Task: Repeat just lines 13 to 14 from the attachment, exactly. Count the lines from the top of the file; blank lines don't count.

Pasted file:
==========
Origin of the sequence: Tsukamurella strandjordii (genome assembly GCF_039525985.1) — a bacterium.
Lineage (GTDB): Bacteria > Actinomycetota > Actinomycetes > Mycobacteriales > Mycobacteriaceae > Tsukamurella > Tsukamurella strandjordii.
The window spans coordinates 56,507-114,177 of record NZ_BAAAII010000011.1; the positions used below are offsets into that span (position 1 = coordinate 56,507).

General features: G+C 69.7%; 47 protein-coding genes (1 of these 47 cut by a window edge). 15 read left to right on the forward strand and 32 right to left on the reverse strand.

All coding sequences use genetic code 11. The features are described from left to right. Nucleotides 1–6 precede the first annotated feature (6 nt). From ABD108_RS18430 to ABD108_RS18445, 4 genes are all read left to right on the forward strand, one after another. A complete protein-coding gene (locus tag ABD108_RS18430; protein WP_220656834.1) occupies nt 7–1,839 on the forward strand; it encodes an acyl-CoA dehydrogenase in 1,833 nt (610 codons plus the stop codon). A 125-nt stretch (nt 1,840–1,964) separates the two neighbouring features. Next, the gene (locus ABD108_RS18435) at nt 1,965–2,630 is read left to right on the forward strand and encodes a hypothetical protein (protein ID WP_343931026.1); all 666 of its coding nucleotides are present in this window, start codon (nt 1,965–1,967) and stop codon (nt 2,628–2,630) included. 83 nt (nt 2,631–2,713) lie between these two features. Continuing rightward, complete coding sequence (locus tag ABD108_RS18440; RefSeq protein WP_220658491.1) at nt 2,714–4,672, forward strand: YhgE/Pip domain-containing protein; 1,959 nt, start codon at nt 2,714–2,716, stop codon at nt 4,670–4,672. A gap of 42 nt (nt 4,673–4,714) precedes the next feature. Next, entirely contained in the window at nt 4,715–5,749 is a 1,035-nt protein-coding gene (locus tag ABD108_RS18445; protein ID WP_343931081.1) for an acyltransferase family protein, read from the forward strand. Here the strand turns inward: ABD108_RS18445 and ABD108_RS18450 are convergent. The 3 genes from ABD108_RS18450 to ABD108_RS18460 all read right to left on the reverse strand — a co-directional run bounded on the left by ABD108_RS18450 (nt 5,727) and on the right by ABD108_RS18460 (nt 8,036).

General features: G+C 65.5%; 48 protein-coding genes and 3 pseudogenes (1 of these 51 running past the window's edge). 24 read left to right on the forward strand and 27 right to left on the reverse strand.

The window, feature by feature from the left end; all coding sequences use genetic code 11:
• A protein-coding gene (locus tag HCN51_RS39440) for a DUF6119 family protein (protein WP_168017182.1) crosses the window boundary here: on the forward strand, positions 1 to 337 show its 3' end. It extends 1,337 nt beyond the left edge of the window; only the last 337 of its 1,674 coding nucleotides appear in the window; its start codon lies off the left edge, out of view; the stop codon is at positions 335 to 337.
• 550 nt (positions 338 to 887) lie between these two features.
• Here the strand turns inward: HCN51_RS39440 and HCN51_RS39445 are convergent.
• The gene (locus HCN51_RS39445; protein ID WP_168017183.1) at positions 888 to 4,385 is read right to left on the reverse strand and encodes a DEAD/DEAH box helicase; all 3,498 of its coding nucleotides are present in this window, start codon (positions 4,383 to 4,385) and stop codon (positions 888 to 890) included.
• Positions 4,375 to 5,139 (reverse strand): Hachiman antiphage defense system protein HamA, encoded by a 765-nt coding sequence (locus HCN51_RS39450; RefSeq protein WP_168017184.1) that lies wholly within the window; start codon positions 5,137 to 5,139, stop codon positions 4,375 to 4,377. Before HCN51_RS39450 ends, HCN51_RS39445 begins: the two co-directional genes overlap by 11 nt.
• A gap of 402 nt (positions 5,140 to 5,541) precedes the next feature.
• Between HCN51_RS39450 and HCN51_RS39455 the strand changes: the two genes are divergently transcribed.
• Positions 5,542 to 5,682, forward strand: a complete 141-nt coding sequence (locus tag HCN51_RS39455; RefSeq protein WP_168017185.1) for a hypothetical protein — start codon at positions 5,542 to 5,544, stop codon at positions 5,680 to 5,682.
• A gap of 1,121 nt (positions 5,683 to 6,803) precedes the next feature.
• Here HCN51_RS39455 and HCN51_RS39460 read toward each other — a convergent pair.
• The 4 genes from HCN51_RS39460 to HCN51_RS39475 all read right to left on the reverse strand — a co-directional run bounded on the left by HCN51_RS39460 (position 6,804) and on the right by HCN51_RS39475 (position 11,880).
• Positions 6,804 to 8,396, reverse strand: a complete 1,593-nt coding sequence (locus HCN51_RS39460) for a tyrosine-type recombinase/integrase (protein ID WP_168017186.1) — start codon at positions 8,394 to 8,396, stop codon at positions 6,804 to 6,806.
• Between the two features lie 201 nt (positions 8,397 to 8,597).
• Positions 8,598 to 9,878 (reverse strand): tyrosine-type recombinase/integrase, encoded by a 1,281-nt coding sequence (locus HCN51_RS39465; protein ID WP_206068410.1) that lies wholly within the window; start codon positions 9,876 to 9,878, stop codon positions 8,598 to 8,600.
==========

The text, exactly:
• A gap of 402 nt (positions 5,140 to 5,541) precedes the next feature.
• Between HCN51_RS39450 and HCN51_RS39455 the strand changes: the two genes are divergently transcribed.